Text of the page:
The ISO 14064 series of standards has a been the primary source of specification and guidance for Carbon Accounting) since 2006. The standards themselves were developed to allow the world to properly measure whether it was making progress in limiting greenhouse Gas (GHG) emissions. Prior to the standards, well intentioned efforts to measure and control GHG emissions were inconsistent, incomplete and incapable of providing a basis for progress. Without proper measurement, little progress was made, hence the introduction of the standards, which were the combined work of 197 countries, with a secretariat provided by the Canadian Standards Association (CSA).
Twelve years on, the standards have now been updated. The changes broadly, are to make GHG Accounting simpler and more accurate. ISO 14064-1 (GHG Inventories or “Carbon Footprinting”) has enhanced its definitions and guidance on how to treat indirect emissions – creating five new classifications for them that must now be included in professional GHG reports. The ne standard also provides for treatment of biogenic carbon, which is carbon arising from the processing, fermentation and decay of biological materials. Previously these matters were not counted: including them now is a positive step towards understanding the scope of the global warming problem.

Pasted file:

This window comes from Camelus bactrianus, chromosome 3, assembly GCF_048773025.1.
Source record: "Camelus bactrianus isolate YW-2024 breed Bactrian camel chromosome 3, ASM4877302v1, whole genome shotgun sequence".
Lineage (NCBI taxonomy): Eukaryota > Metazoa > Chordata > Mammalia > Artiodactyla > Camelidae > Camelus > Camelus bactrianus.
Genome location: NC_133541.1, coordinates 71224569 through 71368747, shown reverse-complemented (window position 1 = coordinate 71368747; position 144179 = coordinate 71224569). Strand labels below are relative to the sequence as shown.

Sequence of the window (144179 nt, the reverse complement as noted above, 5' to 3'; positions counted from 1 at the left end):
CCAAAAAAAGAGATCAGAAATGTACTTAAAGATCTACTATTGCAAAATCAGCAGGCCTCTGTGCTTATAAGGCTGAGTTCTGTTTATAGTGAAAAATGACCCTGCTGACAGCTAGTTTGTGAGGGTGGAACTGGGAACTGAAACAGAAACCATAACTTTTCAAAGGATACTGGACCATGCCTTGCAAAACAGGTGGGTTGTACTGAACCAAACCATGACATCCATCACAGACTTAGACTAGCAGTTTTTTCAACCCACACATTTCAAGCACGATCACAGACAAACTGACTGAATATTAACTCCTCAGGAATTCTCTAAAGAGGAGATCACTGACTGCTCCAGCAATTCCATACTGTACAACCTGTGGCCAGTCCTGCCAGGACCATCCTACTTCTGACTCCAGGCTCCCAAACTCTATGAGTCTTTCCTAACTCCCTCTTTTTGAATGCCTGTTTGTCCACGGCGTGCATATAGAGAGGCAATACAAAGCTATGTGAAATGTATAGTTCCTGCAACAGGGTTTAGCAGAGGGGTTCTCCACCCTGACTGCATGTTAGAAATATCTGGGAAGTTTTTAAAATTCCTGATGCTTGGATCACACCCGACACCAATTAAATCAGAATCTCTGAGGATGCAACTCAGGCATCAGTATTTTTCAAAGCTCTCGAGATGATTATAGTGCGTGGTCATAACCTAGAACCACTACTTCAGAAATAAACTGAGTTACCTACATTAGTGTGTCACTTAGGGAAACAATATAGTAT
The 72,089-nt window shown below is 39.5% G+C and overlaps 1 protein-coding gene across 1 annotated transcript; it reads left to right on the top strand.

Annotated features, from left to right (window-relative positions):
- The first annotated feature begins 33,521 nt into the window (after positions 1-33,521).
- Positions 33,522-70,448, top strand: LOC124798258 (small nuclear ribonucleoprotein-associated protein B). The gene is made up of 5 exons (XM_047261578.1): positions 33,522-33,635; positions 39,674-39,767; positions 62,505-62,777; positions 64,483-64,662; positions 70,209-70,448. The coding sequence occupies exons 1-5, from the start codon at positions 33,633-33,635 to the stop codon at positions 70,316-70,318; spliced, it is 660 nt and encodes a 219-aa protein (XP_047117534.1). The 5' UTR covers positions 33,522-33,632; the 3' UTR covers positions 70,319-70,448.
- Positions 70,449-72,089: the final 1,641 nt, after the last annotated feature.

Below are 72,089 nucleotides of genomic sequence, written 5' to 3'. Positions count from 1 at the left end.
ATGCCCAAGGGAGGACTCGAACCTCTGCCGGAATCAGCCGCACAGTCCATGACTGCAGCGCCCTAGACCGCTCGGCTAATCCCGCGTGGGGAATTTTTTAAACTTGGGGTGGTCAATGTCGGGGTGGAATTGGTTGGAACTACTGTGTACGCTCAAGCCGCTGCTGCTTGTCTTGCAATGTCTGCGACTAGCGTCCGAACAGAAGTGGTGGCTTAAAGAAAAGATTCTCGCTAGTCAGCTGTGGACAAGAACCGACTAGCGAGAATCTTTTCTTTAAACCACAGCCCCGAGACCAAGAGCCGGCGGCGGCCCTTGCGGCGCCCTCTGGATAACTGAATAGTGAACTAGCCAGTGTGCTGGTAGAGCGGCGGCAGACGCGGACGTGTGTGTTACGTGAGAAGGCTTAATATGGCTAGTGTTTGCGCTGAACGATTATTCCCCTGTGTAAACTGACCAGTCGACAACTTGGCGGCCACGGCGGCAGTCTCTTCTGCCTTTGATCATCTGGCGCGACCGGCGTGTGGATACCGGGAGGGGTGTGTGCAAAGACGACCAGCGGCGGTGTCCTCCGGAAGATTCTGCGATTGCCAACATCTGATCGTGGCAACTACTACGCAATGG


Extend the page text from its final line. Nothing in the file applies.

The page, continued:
Part 3 also sees substantial change. It recognises that GHG Validation and Verification, are distinctly different disciplines. Previously they were treated in parallel: now they are treated sequentially. Four new annexes have been added, each providing new guidance for Verifiers including a new process known as Agreed Upon Procedures (AUP), which allows for a selection of verification activities to be performed and reported upon.
Overall, the consensus is that the changes represent a positive development in what the standards cover and how they work. Professionals trained in the 2006 standard should seriously consider appraising themselves f the changes to ensure their activities meet the requirements of the both the statutory schemes around the world, but also the diverse stakeholders in government, international trade and investment groups.
For more information please contact Brian Murnane at firstname.lastname@example.org or by calling +44 207 397 8500